Mühlhausen and the Hanseatic League

It is historically attested that from 1286 the imperial free-city of Mühlhausen was involved in the trade of the Hanseatic League. In mediaeval times the number of nearby cities sharing common interests was limited. Therefore, connections to the coastal cities in the north-east played a vital role in the economic life of Mühlhausen. In the 14th and 15th centuries this activity took place via outposts of the Hanseatic League in Lower Saxony. Important trade routes crossed Mühlhausen and the products of its clothing craftsmen were sold to serve the high demand in the coastal cities of the Hanseatic League. From Lübeck, the merchants of Mühlhausen exported cloth and sheets as far as England, the then Livland, Russia and Sweden.

As the cities in Thuringia began to enlarge their markets and to obtain mutual security against the armed Hussites in the first half of the 15th century, they intensified their relations with the Hanseatic League.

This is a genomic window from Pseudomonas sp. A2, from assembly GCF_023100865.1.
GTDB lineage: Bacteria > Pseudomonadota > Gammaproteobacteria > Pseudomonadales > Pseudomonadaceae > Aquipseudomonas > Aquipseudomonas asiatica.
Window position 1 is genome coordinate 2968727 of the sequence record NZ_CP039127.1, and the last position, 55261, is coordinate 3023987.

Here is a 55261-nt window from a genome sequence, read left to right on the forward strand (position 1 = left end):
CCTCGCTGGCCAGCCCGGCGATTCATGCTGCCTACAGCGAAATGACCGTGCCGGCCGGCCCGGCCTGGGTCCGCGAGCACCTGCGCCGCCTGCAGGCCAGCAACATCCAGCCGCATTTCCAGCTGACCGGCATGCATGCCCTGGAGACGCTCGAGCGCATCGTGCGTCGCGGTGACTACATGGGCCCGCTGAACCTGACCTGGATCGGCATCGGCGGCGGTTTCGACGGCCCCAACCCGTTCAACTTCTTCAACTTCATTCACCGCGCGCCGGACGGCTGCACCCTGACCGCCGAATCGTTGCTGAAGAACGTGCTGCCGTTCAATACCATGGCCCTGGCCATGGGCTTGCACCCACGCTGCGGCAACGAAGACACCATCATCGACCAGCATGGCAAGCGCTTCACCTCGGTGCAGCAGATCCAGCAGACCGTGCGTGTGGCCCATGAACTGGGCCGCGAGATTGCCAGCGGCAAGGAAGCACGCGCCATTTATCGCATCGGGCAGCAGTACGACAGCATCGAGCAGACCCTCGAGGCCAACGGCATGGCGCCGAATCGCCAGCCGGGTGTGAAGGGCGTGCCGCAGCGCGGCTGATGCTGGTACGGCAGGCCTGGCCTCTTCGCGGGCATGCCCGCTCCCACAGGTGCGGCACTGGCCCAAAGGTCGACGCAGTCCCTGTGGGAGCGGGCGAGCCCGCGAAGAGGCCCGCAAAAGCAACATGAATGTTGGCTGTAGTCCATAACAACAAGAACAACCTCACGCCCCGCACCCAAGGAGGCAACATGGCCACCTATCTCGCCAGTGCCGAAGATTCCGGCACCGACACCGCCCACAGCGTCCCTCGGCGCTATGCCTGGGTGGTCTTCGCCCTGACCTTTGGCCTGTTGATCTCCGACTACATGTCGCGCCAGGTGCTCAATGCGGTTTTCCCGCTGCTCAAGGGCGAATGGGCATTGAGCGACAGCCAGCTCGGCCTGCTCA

In 1430 Mühlhausen as well as Erfurt and Nordhausen, which had united in the triple alliance of the Thüringer Dreistädtebund in 1310, joined the Goslar Group (Goslaer Bund) within the Hanseatic League. This step based on longstanding common interests with the Hanseatic cities of the then Saxony regarding trade and protection against the arbitrary rule of the souvereigns.

Mühlhausen joined the modern Hanse in 1990. Mühlhausen's membership in the Hanseatic League is a well-established part of its heritage. In 1996 a district of new houses in the north-eastern part of Mühlhausen received the name "Hanseviertel" (Hanse Quarter), with street names such as Lübecker Straße, Goslaer Straße or Königsberger Straße.

For more information see www.hanse.org